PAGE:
Spirelf® is a vibrating device fixed on both tube ends by a fixing wire (see Fig. 2). This system is also a continuous online cleaning device whose purpose is to reduce the fouling layer on the tube walls by means of mechanical effects. Spirelf® uses the energy of the flow running through the tubes and converts it into vibrations of the device both radially and longitudinally. Additional pressure drop generated by the device is limited and can increase potential run duration up to six years.

 

Fig.-2-Photo-of-the-Spirelf-device-in-a-cut-tube
Fig. 2 – Photo of the Spirelf® device in a cut tube

 

The last pair of heat exchangers just before the furnace was suffering severe fouling over a period of less than one year. The two heat exchangers were equipped with Spirelf® and operated in the same range of process conditions as before (see Table 2). The performance monitored was compared with the previous data. The comparative trends of the heat transfer coefficients of each tube bundle and the crude flowrate will be presented in the results section.

 

Position in the trainJust before the furnace
Bundle number1 branch of 2 bundles
Tube number / bundle:710
Tube length:9,144 mm
OD / BWG:3/4” / 14
Product tube / shell side:Crude / Atmospheric residue
Flow rate (tube side):309 t/h
Flow velocity (tube side):1.7 m/s
Tube insert:Spirelf®
Replacement frequency:Every 3 years
Table 2. – Heat exchangers design and operating conditions.

 

 

Fig. 4 – Trend of crude feed and OHTC for both tube bundles compared to previous run with bare tubes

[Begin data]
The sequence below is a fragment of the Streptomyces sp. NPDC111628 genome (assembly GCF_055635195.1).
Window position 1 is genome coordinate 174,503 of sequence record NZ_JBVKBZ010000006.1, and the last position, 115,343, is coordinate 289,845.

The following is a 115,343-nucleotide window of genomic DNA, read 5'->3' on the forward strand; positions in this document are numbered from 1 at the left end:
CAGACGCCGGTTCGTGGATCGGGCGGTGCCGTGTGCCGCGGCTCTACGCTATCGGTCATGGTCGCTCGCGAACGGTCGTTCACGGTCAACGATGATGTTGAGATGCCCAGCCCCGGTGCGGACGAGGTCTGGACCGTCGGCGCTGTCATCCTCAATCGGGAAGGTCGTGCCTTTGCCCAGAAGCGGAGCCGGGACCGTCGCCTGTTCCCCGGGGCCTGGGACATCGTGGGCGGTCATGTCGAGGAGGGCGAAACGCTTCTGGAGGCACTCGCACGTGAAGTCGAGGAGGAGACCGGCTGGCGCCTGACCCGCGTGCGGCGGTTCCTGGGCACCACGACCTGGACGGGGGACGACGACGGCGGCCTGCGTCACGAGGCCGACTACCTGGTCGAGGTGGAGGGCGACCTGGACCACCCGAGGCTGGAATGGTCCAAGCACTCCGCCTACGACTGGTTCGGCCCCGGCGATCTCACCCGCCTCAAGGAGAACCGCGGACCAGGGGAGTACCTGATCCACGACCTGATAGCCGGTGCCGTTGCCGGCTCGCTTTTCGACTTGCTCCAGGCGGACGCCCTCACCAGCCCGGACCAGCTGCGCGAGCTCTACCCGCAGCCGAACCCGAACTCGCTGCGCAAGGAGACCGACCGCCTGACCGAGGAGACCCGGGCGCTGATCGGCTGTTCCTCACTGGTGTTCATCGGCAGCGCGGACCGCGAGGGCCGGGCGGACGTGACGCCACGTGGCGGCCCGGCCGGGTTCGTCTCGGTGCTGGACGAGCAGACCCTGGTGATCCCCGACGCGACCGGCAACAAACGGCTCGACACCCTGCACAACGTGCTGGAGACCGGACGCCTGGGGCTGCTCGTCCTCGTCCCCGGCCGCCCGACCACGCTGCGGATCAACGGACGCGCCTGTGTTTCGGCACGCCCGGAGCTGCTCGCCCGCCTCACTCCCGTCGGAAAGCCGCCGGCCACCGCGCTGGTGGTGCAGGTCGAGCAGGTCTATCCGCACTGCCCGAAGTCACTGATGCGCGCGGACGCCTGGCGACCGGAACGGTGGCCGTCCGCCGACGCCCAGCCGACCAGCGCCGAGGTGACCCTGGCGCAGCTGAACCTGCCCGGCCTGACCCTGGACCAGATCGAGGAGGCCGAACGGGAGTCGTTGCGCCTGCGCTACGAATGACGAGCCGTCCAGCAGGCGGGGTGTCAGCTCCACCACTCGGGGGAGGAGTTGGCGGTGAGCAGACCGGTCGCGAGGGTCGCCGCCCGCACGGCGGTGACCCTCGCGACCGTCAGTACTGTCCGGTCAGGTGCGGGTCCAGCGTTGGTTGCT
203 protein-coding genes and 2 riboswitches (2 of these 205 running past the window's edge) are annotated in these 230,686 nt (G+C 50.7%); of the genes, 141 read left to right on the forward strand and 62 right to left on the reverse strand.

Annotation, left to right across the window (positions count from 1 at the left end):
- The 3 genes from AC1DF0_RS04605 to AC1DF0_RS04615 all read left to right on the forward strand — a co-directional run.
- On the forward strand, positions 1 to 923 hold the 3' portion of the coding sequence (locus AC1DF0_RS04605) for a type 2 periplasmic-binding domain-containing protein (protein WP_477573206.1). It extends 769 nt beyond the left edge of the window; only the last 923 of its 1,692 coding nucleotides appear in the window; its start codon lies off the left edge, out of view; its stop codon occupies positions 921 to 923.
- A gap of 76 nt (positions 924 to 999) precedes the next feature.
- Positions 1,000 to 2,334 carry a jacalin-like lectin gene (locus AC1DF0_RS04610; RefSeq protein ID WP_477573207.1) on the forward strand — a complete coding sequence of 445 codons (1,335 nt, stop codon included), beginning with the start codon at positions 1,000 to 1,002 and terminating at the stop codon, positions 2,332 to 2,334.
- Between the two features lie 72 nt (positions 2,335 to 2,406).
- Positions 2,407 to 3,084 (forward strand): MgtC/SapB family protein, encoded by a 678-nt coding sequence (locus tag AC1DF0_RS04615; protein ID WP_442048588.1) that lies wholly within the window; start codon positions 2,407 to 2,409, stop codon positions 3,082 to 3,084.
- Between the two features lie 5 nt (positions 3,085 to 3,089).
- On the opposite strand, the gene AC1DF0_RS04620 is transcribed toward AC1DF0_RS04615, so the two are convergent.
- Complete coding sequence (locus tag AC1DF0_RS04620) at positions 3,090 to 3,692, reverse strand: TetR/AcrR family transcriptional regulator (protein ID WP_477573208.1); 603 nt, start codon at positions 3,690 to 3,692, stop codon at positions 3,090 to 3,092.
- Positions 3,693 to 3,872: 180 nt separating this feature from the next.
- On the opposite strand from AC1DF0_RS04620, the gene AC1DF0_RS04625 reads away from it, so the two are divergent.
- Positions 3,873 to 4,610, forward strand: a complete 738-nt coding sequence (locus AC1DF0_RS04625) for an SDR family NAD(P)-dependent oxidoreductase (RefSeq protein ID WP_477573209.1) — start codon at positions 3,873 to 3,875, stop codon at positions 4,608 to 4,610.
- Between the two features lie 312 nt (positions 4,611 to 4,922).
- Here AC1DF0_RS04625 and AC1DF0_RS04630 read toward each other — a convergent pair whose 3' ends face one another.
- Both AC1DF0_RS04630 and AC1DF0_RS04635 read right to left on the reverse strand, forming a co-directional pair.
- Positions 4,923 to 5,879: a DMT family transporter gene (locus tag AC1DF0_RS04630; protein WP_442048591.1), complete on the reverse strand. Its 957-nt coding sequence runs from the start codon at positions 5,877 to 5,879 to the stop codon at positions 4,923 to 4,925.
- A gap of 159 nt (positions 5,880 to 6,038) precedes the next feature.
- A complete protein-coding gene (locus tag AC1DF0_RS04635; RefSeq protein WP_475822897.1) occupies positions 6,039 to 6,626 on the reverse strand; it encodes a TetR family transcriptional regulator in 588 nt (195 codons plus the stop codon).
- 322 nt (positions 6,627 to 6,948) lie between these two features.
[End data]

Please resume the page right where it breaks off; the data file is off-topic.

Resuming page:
Fig. 4 – Trend of crude feed and OHTC for both tube bundles compared to previous run with bare tubes. 

The trend presented in Fig. 4 shows a first run period, for which the OHTC (blue and red trends) decrease sharply from clean design level to only 70% within one year. After Spirelf® installation, the flow rate across the heat exchangers remains close to design value, resulting in a lower coil inlet temperature (CIT) at the furnace.

Spirelf® devices were implemented during a turnaround. The performance of each tube bundle is represented on the same trend. The OHTC with Spirelf® is operating at design value and up to 22% above design for 500 days.

Over this period, the crude flow rate was pushed above design value, gradually increasing from +10% to +25% for 900 days. As the performance of other exchangers declined, feed rate was slightly reduced for a planned cleaning period without ceasing operations of the bundles equipped with Spirelf®.

Once the complete train was back in service at 940 days, the feed rate was pushed back to +25% of design for 400 days with OHTC of both heat exchangers still performing at or above design. A second maintenance period was completed on other heat exchangers without ceasing operations of heat exchangers equipped with Spirelf®.